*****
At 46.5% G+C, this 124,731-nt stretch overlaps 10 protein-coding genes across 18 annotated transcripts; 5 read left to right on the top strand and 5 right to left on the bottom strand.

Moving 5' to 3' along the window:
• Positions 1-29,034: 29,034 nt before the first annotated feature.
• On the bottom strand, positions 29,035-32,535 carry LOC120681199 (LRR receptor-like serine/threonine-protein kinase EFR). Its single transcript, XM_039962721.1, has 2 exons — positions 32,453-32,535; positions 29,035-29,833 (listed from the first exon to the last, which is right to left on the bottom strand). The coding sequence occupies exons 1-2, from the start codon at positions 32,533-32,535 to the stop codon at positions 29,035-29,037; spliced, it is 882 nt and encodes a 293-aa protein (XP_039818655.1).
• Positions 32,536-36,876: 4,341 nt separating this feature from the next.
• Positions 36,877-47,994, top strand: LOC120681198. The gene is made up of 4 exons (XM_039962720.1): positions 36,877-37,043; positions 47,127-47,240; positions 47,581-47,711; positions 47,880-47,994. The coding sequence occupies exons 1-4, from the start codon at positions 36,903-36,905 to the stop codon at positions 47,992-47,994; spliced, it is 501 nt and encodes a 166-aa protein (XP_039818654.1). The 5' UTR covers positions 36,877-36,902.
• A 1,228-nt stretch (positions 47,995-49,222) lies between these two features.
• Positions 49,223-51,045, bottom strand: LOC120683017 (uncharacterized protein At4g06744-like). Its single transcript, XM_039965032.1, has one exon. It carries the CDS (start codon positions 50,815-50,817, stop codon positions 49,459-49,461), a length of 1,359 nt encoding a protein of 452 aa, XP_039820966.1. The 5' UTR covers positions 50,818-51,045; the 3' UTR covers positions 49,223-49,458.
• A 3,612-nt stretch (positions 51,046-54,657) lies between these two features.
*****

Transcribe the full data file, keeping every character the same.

At 46.5% G+C, this 124,731-nt stretch overlaps 10 protein-coding genes across 18 annotated transcripts; 5 read left to right on the top strand and 5 right to left on the bottom strand.

Moving 5' to 3' along the window:
• Positions 1-29,034: 29,034 nt before the first annotated feature.
• On the bottom strand, positions 29,035-32,535 carry LOC120681199 (LRR receptor-like serine/threonine-protein kinase EFR). Its single transcript, XM_039962721.1, has 2 exons — positions 32,453-32,535; positions 29,035-29,833 (listed from the first exon to the last, which is right to left on the bottom strand). The coding sequence occupies exons 1-2, from the start codon at positions 32,533-32,535 to the stop codon at positions 29,035-29,037; spliced, it is 882 nt and encodes a 293-aa protein (XP_039818655.1).
• Positions 32,536-36,876: 4,341 nt separating this feature from the next.
• Positions 36,877-47,994, top strand: LOC120681198. The gene is made up of 4 exons (XM_039962720.1): positions 36,877-37,043; positions 47,127-47,240; positions 47,581-47,711; positions 47,880-47,994. The coding sequence occupies exons 1-4, from the start codon at positions 36,903-36,905 to the stop codon at positions 47,992-47,994; spliced, it is 501 nt and encodes a 166-aa protein (XP_039818654.1). The 5' UTR covers positions 36,877-36,902.
• A 1,228-nt stretch (positions 47,995-49,222) lies between these two features.
• Positions 49,223-51,045, bottom strand: LOC120683017 (uncharacterized protein At4g06744-like). Its single transcript, XM_039965032.1, has one exon. It carries the CDS (start codon positions 50,815-50,817, stop codon positions 49,459-49,461), a length of 1,359 nt encoding a protein of 452 aa, XP_039820966.1. The 5' UTR covers positions 50,818-51,045; the 3' UTR covers positions 49,223-49,458.
• A 3,612-nt stretch (positions 51,046-54,657) lies between these two features.